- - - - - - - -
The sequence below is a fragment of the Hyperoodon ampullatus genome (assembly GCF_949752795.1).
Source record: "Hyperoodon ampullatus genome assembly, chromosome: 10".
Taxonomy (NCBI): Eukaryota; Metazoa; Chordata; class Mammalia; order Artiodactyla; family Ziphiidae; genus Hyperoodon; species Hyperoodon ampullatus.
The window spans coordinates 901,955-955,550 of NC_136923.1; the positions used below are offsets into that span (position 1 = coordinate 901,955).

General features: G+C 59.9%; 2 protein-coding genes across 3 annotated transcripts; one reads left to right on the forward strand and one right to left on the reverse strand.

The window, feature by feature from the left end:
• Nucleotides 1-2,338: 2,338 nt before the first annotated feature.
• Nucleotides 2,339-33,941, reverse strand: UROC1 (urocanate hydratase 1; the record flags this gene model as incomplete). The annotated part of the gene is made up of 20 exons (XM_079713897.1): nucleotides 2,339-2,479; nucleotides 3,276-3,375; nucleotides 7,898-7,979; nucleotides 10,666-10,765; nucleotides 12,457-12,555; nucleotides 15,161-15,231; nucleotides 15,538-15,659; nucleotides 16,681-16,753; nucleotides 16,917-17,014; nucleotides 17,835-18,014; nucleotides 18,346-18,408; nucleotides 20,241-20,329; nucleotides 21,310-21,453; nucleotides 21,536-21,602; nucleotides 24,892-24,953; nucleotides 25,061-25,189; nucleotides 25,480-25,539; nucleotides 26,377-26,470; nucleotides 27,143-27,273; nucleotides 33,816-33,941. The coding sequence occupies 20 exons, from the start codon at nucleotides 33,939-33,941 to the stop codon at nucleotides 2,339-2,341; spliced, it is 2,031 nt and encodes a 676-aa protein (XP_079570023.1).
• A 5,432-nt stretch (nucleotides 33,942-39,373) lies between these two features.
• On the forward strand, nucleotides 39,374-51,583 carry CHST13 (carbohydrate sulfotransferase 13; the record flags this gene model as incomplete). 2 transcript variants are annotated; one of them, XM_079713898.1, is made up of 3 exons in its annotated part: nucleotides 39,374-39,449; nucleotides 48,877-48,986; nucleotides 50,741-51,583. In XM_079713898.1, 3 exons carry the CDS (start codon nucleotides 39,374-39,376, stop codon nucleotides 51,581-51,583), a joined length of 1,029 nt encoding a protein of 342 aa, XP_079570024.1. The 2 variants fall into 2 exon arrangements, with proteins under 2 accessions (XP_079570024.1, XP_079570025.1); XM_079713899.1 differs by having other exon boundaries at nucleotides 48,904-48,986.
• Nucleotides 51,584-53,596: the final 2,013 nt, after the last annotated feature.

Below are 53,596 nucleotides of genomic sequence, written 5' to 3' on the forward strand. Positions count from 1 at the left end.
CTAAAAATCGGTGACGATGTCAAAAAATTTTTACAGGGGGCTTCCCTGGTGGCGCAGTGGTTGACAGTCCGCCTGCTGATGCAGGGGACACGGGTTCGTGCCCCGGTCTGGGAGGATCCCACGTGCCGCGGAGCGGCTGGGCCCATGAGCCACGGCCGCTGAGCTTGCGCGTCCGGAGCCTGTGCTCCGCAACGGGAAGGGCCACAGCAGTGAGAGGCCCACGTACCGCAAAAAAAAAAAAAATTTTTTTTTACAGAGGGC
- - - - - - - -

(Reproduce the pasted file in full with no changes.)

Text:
The sequence below is a fragment of the Hyperoodon ampullatus genome (assembly GCF_949752795.1).
Source record: "Hyperoodon ampullatus genome assembly, chromosome: 10".
Taxonomy (NCBI): Eukaryota; Metazoa; Chordata; class Mammalia; order Artiodactyla; family Ziphiidae; genus Hyperoodon; species Hyperoodon ampullatus.
The window spans coordinates 901,955-955,550 of NC_136923.1; the positions used below are offsets into that span (position 1 = coordinate 901,955).

General features: G+C 59.9%; 2 protein-coding genes across 3 annotated transcripts; one reads left to right on the forward strand and one right to left on the reverse strand.

The window, feature by feature from the left end:
• Nucleotides 1-2,338: 2,338 nt before the first annotated feature.
• Nucleotides 2,339-33,941, reverse strand: UROC1 (urocanate hydratase 1; the record flags this gene model as incomplete). The annotated part of the gene is made up of 20 exons (XM_079713897.1): nucleotides 2,339-2,479; nucleotides 3,276-3,375; nucleotides 7,898-7,979; nucleotides 10,666-10,765; nucleotides 12,457-12,555; nucleotides 15,161-15,231; nucleotides 15,538-15,659; nucleotides 16,681-16,753; nucleotides 16,917-17,014; nucleotides 17,835-18,014; nucleotides 18,346-18,408; nucleotides 20,241-20,329; nucleotides 21,310-21,453; nucleotides 21,536-21,602; nucleotides 24,892-24,953; nucleotides 25,061-25,189; nucleotides 25,480-25,539; nucleotides 26,377-26,470; nucleotides 27,143-27,273; nucleotides 33,816-33,941. The coding sequence occupies 20 exons, from the start codon at nucleotides 33,939-33,941 to the stop codon at nucleotides 2,339-2,341; spliced, it is 2,031 nt and encodes a 676-aa protein (XP_079570023.1).
• A 5,432-nt stretch (nucleotides 33,942-39,373) lies between these two features.
• On the forward strand, nucleotides 39,374-51,583 carry CHST13 (carbohydrate sulfotransferase 13; the record flags this gene model as incomplete). 2 transcript variants are annotated; one of them, XM_079713898.1, is made up of 3 exons in its annotated part: nucleotides 39,374-39,449; nucleotides 48,877-48,986; nucleotides 50,741-51,583. In XM_079713898.1, 3 exons carry the CDS (start codon nucleotides 39,374-39,376, stop codon nucleotides 51,581-51,583), a joined length of 1,029 nt encoding a protein of 342 aa, XP_079570024.1. The 2 variants fall into 2 exon arrangements, with proteins under 2 accessions (XP_079570024.1, XP_079570025.1); XM_079713899.1 differs by having other exon boundaries at nucleotides 48,904-48,986.
• Nucleotides 51,584-53,596: the final 2,013 nt, after the last annotated feature.

Below are 53,596 nucleotides of genomic sequence, written 5' to 3' on the forward strand. Positions count from 1 at the left end.
CTAAAAATCGGTGACGATGTCAAAAAATTTTTACAGGGGGCTTCCCTGGTGGCGCAGTGGTTGACAGTCCGCCTGCTGATGCAGGGGACACGGGTTCGTGCCCCGGTCTGGGAGGATCCCACGTGCCGCGGAGCGGCTGGGCCCATGAGCCACGGCCGCTGAGCTTGCGCGTCCGGAGCCTGTGCTCCGCAACGGGAAGGGCCACAGCAGTGAGAGGCCCACGTACCGCAAAAAAAAAAAAAATTTTTTTTTACAGAGGGC